International news agencies resumed coverage of the Rugby World Cup on Friday -- just 90 minutes before the opening match of the tournament -- after progress in negotiations with the sport's governing body over media restrictions.
Agence France-Presse, Reuters, and the Associated Press suspended their coverage of the event on Thursday because of the dispute with the International Rugby Board (IRB).
Negotiations centered on the number of photos news organizations can display online during a match and the length of video clips of non-match coverage they can post online.
In talks on Friday, the IRB agreed that agencies can transmit 200 photographs during each World Cup game at a maximum of one photo per 30 seconds.
Previously, the IRB and World Cup organizers had set a limit of 40 photos per match and a further 10 if the matches go into extra time.
Both sides in the dispute agreed that photos sent to Web sites "should not be presented in a way which `emulates video.'"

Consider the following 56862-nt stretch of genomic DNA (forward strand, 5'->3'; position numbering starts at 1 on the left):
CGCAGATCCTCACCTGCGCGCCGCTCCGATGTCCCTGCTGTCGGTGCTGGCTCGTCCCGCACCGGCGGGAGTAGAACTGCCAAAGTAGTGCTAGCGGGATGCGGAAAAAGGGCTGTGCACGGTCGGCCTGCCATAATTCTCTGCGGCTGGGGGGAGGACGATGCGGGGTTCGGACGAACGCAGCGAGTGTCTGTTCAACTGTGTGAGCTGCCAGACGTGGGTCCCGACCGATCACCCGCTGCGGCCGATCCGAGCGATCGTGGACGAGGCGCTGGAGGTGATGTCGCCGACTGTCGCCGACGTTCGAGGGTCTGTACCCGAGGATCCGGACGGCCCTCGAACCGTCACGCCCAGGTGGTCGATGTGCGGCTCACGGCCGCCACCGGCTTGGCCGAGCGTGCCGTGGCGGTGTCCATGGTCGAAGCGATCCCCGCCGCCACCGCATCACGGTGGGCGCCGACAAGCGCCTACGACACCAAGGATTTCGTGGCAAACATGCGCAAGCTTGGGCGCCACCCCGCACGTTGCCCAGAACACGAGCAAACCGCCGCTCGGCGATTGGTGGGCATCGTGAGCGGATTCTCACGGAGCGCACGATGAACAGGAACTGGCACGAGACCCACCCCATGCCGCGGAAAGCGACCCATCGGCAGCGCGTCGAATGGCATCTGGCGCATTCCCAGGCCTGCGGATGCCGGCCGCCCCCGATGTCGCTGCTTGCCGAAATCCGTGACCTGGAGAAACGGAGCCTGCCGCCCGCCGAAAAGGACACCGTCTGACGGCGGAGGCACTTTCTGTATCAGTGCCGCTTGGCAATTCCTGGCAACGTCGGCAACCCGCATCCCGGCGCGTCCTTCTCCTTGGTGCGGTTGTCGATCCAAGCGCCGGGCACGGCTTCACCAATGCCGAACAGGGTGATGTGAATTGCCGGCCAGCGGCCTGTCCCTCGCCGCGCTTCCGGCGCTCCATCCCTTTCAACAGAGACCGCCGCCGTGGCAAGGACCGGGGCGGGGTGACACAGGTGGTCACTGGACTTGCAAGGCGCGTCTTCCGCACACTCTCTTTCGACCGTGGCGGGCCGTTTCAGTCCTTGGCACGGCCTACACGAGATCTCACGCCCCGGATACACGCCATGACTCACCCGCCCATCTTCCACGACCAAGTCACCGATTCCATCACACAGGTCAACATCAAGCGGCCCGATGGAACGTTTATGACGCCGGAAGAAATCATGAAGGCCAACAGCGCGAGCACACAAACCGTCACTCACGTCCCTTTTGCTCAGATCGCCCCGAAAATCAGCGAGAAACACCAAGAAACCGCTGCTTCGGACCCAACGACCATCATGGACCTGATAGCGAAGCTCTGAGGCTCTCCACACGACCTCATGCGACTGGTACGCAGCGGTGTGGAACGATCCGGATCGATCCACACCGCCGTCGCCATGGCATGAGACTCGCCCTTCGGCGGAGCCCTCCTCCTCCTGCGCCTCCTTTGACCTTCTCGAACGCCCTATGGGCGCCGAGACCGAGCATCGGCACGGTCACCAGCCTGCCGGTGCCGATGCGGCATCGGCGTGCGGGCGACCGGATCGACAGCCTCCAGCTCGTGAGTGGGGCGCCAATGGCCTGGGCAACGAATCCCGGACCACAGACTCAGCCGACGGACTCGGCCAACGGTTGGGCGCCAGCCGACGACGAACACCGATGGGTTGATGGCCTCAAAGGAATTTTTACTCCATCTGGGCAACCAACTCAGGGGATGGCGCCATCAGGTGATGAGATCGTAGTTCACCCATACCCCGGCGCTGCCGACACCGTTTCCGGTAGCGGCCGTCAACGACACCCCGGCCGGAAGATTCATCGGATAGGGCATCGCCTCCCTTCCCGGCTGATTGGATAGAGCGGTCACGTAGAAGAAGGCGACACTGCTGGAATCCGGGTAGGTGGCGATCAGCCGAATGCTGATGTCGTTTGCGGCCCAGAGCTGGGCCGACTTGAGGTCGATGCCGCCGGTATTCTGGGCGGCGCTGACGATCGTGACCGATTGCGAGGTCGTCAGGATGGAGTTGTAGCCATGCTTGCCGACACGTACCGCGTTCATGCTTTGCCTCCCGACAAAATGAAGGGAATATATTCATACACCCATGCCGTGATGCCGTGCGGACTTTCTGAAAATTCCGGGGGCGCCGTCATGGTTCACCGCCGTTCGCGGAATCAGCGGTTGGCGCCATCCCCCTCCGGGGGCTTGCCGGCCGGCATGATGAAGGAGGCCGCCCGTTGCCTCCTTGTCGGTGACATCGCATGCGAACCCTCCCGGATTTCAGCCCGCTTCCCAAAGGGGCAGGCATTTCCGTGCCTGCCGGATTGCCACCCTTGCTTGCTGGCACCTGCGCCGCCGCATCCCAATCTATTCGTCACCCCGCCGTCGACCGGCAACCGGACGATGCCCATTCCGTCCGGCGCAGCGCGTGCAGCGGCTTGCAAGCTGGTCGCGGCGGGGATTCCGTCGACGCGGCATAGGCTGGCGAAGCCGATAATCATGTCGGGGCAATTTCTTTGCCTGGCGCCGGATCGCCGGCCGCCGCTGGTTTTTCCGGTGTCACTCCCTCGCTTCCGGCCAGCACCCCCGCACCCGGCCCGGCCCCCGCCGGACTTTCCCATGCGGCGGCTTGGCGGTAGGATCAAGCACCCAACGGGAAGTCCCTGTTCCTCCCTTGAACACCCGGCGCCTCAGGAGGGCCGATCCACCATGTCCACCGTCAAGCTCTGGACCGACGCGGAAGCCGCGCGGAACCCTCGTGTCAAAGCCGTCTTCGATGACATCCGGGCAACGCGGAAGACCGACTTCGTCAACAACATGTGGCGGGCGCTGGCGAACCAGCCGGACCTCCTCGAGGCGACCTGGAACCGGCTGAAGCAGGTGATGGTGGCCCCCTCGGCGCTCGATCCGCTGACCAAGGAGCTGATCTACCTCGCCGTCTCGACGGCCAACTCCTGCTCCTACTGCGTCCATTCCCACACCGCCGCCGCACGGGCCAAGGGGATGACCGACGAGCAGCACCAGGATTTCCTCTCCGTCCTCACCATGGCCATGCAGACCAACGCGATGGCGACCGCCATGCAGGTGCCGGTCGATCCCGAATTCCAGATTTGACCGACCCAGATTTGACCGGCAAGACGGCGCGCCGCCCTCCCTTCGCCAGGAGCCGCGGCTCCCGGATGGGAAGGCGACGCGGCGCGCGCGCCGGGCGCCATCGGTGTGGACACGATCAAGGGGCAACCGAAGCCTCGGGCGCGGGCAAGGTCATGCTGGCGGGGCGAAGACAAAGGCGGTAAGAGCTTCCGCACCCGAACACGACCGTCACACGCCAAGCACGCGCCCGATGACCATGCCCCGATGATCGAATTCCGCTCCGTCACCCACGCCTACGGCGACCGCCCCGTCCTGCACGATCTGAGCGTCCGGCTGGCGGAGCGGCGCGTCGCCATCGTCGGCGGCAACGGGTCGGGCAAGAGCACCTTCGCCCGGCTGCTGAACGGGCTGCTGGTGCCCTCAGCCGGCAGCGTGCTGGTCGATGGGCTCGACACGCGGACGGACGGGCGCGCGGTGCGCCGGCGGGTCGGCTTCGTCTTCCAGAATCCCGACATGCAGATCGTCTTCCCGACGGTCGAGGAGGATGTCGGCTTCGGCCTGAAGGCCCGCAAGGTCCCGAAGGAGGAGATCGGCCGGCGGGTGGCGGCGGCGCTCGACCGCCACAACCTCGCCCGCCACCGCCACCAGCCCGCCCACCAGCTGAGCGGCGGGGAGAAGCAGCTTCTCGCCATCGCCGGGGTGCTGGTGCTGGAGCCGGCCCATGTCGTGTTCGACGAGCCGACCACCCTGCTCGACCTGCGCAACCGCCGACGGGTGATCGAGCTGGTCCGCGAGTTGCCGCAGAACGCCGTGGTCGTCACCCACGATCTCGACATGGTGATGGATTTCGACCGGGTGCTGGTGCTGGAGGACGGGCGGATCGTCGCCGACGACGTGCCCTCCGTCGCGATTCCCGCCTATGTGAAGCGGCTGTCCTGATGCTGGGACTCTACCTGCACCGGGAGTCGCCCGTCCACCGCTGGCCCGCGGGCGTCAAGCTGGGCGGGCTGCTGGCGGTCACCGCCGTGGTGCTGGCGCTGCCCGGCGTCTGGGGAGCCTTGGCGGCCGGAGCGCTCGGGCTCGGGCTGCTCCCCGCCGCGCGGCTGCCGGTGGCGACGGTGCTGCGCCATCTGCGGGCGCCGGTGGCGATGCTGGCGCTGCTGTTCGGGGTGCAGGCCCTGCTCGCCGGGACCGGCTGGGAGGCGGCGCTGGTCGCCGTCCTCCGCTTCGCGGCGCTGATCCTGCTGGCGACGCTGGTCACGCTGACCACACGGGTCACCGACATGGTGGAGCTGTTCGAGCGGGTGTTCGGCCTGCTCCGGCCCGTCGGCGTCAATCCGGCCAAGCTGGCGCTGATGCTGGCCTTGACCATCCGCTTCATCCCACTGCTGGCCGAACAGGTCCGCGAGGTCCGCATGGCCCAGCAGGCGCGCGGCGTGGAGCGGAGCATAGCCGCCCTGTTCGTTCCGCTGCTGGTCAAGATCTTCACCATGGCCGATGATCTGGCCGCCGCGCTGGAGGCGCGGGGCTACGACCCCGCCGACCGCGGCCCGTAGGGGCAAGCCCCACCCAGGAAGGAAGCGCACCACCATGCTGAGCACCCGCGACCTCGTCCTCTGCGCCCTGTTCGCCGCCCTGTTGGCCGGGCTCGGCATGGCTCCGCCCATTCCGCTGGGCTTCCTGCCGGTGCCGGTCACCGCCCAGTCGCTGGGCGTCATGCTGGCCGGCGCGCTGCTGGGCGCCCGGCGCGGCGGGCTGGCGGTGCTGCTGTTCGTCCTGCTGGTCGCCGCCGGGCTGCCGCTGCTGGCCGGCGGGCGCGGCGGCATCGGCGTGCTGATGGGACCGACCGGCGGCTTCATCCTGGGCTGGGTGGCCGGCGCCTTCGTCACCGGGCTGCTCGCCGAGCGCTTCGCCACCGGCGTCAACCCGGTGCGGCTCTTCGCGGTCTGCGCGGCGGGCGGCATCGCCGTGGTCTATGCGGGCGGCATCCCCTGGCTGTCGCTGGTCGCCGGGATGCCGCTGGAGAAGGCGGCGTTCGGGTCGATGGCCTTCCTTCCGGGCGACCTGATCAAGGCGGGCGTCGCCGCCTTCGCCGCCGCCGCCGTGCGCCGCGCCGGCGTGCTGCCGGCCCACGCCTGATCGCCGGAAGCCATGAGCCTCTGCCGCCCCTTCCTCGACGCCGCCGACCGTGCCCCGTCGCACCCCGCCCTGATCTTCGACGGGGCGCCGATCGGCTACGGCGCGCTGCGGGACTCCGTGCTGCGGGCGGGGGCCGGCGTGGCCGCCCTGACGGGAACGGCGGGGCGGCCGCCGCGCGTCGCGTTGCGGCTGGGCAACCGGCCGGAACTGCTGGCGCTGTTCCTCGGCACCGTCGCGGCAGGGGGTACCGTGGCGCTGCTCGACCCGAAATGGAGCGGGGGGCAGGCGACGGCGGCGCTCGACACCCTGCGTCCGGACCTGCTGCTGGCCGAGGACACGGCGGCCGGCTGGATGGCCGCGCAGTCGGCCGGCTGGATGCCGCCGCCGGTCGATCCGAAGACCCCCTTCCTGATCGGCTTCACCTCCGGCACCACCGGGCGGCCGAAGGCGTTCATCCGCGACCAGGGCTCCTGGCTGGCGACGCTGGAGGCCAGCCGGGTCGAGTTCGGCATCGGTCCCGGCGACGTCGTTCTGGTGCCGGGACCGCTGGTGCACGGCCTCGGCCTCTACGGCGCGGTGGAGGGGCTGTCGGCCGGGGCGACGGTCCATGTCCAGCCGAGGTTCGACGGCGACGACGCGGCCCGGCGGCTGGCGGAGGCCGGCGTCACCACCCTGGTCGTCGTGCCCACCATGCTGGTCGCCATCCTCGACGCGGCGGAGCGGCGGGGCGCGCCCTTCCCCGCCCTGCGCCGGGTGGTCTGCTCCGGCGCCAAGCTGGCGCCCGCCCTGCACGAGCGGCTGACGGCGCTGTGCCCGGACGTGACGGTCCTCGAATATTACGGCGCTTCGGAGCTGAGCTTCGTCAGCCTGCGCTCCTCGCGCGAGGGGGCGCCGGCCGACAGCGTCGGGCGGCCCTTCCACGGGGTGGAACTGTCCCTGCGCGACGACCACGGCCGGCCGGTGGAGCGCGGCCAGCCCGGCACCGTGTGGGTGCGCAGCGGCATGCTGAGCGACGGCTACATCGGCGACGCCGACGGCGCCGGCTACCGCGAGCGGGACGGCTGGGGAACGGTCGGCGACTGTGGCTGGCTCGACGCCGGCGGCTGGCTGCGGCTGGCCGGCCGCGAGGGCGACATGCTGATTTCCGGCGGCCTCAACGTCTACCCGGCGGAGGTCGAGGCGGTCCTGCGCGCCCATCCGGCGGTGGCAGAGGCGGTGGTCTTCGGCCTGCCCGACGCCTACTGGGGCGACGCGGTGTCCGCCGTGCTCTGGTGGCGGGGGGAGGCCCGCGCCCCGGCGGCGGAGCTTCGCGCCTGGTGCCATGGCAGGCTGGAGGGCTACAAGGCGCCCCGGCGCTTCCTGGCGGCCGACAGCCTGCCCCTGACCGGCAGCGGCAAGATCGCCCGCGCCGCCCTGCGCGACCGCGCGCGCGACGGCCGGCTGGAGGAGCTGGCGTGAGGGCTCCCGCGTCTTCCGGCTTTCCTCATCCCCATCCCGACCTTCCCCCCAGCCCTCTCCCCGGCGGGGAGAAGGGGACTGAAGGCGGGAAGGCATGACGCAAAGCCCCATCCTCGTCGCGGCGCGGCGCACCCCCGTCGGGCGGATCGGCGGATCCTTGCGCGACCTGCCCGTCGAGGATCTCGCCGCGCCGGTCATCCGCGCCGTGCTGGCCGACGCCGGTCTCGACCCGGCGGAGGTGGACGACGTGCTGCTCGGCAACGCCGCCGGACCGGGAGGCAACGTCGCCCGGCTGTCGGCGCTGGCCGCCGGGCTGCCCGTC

Media organizations and rugby officials agreed to meet tomorrow to further discuss relaxing limits on video.
In the meantime, the agencies returned to work in time to cover Friday night's opener, in which Argentina pulled off an upset 17-12 defeat of France.
"Were glad to be getting back to doing our jobs. It's not a completely done deal until the video details are ironed out Monday," said Dave Tomlin, the AP's associate general counsel for news.
"But we're optimistic that with the kind of effort and good faith being shown on both sides today we will be covering the whole Cup series. Keep your fingers crossed," he said.
AFP's head of sports, Pierre Pointeau, confirmed that the French agency had resumed normal text and photo coverage.
Monique Villa, Reuters managing director of media, also confirmed that the agency had lifted its coverage blackout. Getty Images also was resuming its coverage, said Alison Crombie, senior director of public relations.